By Our Representative
An Ahmedabad declaration on Right to Education (RTE) has claimed that less than 10 per cent of the schools in India are actually implementing the RTE Act in its letter and spirit despite the fact that the Act came into force more than six years ago.
Worse, the declaration, which was adopted at the end of a one-day workshop organized by Shala Mitra Sangh, a Gujarat-based NGO attached with the All-India RTE Forum, “Government authorities have failed to come up with any norms and time-frame for implementing RTE”.
Asserting that, under the RTE Act, all schools should have “fulfilled the minimum requirements” – which include number of class rooms, teacher-student ratio, necessary sanitary facilities, teaching aids, etc. – by March 31, 2015, the declaration says, yet this eludes most schools, and government authorities are blissfully indifferent.
Referring to the well-known Kothari Commission, set up by the Government of India way back in mid-1960s to examine all aspects of educational sector in India to evolve a general pattern of educational policy, the declaration says, it had insisted on providing six per cent of the Gross Domestic Product (GDP) as budgetary allocation for the sector.
Yet, regrets the declaration, even five decades later, the Government of India’s budget for education hovers around four per cent of the GDP. What is regrettable, it says, is that, of this, only 65 per cent of the allocation is “collected” in the form of educational cess — which means the authorities are “not serious fund education.”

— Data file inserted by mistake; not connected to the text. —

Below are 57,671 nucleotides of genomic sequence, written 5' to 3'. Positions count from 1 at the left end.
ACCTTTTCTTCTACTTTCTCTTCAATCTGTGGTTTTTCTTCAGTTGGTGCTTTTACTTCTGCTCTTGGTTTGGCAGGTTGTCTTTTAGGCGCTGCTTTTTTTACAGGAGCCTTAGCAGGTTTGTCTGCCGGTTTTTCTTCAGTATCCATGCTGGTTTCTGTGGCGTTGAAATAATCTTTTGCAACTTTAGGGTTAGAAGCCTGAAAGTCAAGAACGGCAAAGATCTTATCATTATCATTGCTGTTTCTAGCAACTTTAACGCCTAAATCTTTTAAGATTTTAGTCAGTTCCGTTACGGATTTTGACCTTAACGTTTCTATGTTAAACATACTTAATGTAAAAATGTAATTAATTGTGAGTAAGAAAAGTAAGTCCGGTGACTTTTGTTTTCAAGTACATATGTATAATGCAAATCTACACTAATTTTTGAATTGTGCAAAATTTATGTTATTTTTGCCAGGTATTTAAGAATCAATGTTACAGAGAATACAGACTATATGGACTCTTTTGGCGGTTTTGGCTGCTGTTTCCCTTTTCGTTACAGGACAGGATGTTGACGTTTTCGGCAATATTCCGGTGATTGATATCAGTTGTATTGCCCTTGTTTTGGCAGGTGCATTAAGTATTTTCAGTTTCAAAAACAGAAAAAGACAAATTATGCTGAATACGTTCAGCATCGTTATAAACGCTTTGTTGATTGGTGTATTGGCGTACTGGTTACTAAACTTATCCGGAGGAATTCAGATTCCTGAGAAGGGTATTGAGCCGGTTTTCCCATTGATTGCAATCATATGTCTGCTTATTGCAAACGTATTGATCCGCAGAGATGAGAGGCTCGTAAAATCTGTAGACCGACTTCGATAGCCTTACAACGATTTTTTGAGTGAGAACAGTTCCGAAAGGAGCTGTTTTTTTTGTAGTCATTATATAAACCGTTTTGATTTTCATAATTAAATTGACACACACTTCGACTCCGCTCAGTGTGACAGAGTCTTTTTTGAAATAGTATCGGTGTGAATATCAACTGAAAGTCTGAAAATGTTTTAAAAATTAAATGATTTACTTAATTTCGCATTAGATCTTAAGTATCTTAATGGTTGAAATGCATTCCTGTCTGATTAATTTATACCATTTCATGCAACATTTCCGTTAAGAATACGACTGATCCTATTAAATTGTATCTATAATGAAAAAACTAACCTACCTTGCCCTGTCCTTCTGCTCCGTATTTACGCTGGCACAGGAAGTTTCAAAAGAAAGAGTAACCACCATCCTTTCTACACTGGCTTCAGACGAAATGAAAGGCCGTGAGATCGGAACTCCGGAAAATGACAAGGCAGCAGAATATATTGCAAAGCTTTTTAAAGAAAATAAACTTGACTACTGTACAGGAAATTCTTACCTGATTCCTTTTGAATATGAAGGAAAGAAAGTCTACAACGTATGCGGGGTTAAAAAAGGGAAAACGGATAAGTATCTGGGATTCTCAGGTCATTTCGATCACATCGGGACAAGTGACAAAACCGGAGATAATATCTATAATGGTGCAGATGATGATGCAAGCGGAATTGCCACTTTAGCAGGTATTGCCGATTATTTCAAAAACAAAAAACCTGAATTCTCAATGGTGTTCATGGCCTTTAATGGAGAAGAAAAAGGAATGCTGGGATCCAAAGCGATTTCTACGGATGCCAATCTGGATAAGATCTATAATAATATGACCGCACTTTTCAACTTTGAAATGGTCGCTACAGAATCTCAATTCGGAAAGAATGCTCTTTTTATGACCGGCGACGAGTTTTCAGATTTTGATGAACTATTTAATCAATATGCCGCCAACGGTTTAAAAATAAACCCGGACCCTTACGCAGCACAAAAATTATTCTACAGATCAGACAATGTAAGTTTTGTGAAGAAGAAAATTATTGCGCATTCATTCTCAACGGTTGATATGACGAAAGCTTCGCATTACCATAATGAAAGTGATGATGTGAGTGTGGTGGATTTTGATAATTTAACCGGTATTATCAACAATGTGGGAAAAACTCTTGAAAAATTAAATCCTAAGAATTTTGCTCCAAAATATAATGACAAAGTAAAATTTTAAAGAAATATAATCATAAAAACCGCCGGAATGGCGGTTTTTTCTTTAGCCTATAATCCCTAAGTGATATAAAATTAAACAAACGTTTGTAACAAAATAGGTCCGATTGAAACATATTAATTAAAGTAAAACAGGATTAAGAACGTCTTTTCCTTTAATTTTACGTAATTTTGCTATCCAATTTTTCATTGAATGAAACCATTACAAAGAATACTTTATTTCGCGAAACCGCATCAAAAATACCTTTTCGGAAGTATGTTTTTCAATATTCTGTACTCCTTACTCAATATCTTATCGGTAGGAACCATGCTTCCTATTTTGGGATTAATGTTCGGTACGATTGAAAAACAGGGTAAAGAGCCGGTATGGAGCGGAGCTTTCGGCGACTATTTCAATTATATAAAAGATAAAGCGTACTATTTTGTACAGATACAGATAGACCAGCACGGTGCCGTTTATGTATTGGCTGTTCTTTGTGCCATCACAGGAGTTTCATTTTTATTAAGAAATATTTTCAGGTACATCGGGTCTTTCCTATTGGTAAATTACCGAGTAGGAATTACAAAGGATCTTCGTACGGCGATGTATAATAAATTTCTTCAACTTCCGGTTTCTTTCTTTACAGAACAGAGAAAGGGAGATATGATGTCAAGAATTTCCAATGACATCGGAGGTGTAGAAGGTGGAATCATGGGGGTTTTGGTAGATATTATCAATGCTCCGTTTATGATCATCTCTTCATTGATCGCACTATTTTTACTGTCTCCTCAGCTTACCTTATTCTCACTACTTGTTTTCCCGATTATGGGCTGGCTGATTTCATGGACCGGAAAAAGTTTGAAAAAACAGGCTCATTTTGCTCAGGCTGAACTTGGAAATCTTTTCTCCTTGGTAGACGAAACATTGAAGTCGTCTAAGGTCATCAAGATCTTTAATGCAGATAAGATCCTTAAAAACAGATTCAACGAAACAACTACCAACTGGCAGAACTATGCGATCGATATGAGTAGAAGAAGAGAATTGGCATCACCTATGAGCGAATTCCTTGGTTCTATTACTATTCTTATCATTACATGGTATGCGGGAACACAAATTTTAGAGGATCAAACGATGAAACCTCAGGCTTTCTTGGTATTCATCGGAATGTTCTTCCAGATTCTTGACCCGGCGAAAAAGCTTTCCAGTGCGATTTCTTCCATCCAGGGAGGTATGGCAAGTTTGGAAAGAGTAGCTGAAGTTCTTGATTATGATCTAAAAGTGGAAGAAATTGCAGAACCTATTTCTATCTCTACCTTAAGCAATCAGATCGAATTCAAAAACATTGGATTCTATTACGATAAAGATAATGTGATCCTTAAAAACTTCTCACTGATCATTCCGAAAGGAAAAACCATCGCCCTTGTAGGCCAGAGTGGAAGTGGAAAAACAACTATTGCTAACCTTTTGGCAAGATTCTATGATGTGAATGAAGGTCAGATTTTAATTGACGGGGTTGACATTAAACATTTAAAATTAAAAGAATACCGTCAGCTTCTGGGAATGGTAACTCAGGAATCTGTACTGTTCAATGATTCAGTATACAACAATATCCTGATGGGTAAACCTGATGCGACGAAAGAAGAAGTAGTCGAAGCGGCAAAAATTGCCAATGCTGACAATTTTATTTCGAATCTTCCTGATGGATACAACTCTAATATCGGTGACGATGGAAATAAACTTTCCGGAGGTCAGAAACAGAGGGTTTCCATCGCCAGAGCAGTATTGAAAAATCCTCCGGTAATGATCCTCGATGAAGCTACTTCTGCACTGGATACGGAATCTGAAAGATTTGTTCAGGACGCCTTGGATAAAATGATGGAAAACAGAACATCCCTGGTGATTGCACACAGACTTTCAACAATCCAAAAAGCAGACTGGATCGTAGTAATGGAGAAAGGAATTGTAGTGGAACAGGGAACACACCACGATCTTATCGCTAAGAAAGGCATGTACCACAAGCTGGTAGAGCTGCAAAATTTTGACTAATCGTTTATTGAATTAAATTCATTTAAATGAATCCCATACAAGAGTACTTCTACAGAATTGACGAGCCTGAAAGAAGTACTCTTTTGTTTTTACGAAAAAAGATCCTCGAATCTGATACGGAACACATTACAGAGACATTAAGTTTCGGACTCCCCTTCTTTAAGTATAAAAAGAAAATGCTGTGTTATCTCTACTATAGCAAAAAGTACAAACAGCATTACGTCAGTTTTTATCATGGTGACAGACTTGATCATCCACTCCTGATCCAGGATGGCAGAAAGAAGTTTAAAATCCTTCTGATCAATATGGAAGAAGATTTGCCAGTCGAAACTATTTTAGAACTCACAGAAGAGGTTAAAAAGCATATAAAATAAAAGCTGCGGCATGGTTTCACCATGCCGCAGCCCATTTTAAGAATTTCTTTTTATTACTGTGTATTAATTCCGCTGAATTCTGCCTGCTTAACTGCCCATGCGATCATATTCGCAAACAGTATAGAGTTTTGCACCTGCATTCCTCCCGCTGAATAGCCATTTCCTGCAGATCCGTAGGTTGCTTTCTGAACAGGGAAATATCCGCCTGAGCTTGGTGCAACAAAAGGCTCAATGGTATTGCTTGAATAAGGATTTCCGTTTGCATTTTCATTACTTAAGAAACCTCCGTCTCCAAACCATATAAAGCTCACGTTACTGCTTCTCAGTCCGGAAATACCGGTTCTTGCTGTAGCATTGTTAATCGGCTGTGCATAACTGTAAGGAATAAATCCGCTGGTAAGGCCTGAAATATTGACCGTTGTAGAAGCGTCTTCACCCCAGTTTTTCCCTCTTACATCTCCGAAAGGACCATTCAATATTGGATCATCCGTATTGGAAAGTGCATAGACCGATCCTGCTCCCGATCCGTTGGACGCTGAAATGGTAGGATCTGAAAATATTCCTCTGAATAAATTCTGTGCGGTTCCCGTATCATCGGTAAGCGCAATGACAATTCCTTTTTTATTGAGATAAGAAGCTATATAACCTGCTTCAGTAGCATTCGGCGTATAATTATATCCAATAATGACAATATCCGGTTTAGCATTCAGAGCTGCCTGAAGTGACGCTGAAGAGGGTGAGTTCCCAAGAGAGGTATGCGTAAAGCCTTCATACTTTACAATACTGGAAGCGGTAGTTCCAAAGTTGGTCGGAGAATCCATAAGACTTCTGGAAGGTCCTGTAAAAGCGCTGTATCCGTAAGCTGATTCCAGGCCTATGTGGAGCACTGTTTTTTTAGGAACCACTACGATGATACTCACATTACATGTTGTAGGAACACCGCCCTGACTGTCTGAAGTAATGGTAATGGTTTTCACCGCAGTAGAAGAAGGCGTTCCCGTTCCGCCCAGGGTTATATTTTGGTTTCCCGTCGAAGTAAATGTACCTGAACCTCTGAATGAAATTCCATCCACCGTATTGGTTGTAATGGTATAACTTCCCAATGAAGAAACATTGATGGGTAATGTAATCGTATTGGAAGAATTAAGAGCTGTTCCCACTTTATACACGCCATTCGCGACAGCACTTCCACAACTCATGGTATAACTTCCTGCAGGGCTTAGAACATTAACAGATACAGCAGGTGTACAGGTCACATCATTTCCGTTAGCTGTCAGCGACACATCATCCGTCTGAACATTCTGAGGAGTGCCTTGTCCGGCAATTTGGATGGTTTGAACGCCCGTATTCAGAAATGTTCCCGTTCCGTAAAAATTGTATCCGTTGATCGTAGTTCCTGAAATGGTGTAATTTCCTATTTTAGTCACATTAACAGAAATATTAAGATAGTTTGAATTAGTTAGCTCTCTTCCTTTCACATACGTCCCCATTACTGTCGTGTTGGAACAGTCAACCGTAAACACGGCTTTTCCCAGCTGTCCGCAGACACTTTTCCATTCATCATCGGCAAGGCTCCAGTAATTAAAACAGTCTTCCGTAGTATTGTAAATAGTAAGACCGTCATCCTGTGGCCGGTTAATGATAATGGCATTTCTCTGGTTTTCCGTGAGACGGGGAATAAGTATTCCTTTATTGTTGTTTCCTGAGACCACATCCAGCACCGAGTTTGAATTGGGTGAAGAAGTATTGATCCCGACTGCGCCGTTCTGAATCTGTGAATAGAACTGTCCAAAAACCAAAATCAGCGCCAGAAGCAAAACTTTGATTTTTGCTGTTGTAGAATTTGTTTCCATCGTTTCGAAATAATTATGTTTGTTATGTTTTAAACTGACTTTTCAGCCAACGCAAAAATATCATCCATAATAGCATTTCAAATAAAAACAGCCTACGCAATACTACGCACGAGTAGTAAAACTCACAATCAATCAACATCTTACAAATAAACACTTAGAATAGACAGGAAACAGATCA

Taking exception to the RTE Act only covering children between six and 14, the declaration insists, it should amendeed to include “pre-primary and secondary level education, as recommended by the United Nations’ (UN’s) Sustainable Development Goals. “As education is in the concurrent list, it is the joint duty of state and Central governments to implement RTE”, it adds.
The declaration says, as education fails to get priority in the overall bureaucratic mindset in most of Indian states, children of the the weaker sections of the population, especially especially those belonging to the Dalit, tribal, other backward class and minority communities, suffer.
Demanding that all private schools must ensure 25 per cent of seats are reserved for the poorer sections, as required by the RTE Act, the declaration wants the government to cancel recognition of those schools which fail to do it. In fact, it adds, the government should implement the principle of equal schooling for all.
Taking part in the workshop, which took place at the Centre for Environment Education (CEE), Ahmedabad, an RTE Forum representative, Mitrarajnan, said, because of the failure to implement the RTE Act, even now, eight crore children remain out of school, which is extremely regretful.
“What is worse”, he said, is that “under the present regime, private schools are being given importance, while the government schools, where 90 per cent of the children study, are becoming weaker with every passing day.”
Speaking on the occasion, social activist Mahesh Pandya, director, Paryavaran Mitra, said that roadmap for implementing the RTE Act should be discussed threadbare in gram sabhas and educationist Jharna Pathak wanted “coordinated effort” by RTE activists and government authorities to ensure implementation of RTE.
Launching Shala Mitra Sangh’s new website, shalamitra.com, its convener Mujahid Nafees insisted on the need for providing quality education for all, even as calling upon participants to make it interactive.